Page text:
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$23.4 billion settlement an important step towards justice championed by First Nations 

Amnesty International welcomes the announcement that the Canadian Human Rights Tribunal (CHRT) has approved a $23.4 billion package to compensate First Nations children, youth and their families who were subject to willful and reckless discrimination by the Government of Canada. 

“This settlement is a testament to the resilient and continued advocacy of First Nations to demand justice for past and ongoing discrimination they experience in child welfare systems and inequitable public services across the country,” said Kassandra Churcher, Executive Director of Amnesty International Canada’s English-speaking branch. “While the settlement is welcomed it should not have taken so long, and we call on the government to enact measures without delay, in collaboration with First Nations and communities, to prevent history from continuing to repeat itself.” 

Justice requires more than financial settlement for First Nations children, families

In 2016, the CHRT ruled that the Government of Canada discriminated against First Nations children and their families by improperly funding child welfare services on reserves and in the Yukon, choosing not to implement Jordan’s Principle, a child-first principle and now legal rule to ensure First Nations children can access the services they need, when they need them. The government’s actions led to children being unnecessarily removed from their families, homes and communities, and being denied access to essential services.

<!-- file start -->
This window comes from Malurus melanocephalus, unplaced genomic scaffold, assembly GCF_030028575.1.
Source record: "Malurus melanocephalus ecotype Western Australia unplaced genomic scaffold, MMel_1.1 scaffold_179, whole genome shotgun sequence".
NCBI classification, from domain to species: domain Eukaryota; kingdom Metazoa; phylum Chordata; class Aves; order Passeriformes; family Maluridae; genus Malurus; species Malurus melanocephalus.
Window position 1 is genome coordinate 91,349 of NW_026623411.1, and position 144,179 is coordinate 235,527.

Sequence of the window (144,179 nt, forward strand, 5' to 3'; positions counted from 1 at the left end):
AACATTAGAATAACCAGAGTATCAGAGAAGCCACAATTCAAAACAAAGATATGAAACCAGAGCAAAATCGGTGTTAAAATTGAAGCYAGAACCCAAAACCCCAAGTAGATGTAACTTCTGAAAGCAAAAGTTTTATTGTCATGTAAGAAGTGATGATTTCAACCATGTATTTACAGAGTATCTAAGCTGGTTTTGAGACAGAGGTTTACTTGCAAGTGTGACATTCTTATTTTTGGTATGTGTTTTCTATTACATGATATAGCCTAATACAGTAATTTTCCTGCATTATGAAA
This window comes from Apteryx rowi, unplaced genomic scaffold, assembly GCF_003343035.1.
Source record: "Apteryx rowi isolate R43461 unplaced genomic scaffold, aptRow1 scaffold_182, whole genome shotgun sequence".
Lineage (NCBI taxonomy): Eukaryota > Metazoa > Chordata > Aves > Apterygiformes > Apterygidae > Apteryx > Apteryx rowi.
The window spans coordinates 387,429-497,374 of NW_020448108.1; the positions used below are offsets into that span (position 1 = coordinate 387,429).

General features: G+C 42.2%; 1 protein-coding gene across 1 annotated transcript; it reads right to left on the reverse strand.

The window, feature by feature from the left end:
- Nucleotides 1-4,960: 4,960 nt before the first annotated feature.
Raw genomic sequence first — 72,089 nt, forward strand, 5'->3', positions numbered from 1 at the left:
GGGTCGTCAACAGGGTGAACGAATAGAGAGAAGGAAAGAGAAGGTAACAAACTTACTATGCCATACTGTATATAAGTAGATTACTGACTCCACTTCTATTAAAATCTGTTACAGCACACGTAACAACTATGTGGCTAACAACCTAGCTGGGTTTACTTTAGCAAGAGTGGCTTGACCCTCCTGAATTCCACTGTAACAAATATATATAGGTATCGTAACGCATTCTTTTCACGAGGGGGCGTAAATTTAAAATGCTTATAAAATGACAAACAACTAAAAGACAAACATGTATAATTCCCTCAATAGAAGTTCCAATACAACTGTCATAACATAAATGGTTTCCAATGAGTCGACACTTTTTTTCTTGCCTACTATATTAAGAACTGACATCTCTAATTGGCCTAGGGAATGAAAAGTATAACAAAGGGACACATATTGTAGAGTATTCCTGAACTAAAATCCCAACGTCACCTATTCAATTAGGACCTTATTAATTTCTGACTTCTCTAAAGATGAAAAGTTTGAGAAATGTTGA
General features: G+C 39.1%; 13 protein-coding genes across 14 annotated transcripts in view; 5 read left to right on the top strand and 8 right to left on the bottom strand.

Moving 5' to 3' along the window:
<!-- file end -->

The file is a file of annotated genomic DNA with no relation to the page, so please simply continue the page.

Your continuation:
VIDEO: Cindy Blackstock, Executive Director of the First Nations Child and Family Caring Society, spoke with APTN about reaching the settlement.

Canada appealed the CHRT order to compensate First Nations children, youth and families, and at the same time, separate class action lawsuits were filed by First Nations children and families who experienced discrimination by Canada in child welfare and Jordan’s Principle. Discussions between the First Nations Child and Family Caring Society, Assembly of First Nations, Chiefs of Ontario, Nishnawbe Aski Nation, the Canadian Human Rights Commission, the Government of Canada and those involved in the Moushoom and Trout class actions ultimately led to the recent settlement.  

While compensation is important, it is only one aspect of effective reparation. The government must also implement systemic changes to ensure the discrimination in social welfare and child protection services does not continue. As noted by the First Nations Child and Family Caring Society, the best apology Canada can offer is changed behaviour, so this may be the last generation of First Nations children and youth that have to recover from their childhoods. 

Strict international obligation to protect children

Amnesty International intervened in cases before the Canadian Human Rights Tribunal and the Federal Court of Canada preceding the announcement of the compensation package. Amnesty International argued that the Canadian Human Rights Act must be interpreted consistently with Canada’s international obligations. International law strictly prohibits discrimination against an individual or group on the basis of Indigenous identity. Canada also has obligations under international law to protect children. These obligations require the government to consider the best interests of First Nations children in all of its actions, including by preserving their family environment and protecting their cultural identity through the provision of appropriate child welfare services.   

The compensation agreement will be submitted to the Federal Court for final approval before the funds are distributed.